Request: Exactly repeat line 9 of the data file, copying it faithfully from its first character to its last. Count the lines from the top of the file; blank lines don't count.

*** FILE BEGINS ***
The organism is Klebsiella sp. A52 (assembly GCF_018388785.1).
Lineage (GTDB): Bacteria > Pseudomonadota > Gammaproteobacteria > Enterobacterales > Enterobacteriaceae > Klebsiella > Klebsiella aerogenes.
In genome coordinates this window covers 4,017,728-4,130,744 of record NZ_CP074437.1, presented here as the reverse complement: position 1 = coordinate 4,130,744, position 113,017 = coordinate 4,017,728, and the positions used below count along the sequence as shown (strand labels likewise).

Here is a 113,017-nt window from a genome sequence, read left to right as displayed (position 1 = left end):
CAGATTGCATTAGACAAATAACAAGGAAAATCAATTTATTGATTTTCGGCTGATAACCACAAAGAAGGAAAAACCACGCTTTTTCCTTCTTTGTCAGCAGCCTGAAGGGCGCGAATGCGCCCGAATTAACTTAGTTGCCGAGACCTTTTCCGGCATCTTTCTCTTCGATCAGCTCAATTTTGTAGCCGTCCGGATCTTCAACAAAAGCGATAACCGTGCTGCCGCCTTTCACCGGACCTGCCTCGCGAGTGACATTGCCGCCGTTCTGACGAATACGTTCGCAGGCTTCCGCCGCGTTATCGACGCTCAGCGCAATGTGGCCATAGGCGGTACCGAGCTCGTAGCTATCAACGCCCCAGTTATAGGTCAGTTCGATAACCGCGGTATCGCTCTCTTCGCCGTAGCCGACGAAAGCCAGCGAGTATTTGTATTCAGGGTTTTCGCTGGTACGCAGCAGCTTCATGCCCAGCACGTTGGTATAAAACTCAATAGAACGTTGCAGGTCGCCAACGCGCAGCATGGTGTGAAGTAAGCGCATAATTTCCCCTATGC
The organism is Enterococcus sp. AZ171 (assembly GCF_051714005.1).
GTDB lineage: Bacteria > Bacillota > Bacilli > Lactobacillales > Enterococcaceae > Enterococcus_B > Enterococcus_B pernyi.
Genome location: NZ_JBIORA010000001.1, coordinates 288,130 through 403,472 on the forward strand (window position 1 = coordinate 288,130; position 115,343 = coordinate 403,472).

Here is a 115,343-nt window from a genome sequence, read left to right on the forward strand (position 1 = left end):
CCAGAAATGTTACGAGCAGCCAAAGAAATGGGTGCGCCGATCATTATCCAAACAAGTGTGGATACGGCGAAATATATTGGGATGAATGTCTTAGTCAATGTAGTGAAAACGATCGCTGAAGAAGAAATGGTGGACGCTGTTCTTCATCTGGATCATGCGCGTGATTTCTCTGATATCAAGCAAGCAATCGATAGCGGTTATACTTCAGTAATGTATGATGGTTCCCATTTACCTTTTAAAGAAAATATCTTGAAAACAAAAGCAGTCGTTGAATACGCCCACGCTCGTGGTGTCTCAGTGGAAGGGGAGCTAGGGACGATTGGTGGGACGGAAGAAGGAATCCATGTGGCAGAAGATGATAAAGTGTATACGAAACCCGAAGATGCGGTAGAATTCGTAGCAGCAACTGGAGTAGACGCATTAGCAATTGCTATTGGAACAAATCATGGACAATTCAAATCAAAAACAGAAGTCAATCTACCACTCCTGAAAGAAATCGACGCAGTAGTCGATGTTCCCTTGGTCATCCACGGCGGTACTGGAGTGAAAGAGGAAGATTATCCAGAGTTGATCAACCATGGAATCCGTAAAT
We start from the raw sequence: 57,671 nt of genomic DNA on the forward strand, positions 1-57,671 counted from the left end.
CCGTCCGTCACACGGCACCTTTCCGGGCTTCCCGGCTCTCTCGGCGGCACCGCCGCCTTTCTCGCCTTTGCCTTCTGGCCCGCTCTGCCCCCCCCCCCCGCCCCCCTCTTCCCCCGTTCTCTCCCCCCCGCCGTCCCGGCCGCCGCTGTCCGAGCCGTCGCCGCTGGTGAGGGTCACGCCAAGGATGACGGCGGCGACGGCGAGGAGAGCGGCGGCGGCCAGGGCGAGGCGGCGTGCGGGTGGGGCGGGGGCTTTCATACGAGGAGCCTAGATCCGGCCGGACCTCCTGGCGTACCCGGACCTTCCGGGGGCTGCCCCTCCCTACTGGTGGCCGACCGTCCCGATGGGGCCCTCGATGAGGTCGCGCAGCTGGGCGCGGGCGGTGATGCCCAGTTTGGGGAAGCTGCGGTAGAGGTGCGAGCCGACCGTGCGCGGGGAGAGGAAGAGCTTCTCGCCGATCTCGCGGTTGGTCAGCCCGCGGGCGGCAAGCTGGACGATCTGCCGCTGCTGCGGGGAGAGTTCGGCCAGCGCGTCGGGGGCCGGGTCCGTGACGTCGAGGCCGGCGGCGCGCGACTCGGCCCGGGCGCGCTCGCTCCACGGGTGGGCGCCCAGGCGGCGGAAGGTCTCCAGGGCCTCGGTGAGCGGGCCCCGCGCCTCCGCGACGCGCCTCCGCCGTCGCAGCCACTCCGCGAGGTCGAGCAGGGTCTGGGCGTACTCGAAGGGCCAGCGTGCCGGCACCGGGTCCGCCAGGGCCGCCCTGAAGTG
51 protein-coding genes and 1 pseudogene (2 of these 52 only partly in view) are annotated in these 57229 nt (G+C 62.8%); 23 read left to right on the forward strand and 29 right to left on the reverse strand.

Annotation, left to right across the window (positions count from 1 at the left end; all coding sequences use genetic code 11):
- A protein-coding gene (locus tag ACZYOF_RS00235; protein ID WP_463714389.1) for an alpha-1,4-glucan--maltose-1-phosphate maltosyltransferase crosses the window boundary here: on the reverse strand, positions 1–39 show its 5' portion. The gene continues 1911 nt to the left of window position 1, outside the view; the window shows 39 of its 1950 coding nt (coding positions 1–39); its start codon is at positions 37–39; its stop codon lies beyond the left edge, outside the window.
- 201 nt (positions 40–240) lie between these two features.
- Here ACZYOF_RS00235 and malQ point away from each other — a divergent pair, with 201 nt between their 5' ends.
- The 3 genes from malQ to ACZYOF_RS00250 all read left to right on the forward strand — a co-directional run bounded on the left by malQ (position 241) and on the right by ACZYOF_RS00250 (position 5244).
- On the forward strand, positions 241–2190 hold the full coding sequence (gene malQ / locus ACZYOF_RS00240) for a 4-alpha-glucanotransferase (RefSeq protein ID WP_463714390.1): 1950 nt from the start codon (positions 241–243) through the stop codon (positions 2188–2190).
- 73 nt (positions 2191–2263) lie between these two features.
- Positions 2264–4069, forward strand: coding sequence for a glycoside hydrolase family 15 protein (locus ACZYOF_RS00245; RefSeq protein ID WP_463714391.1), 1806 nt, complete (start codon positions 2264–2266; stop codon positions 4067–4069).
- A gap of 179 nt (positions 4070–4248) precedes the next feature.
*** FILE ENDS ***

Here is a 115,343-nt window from a genome sequence, read left to right on the forward strand (position 1 = left end):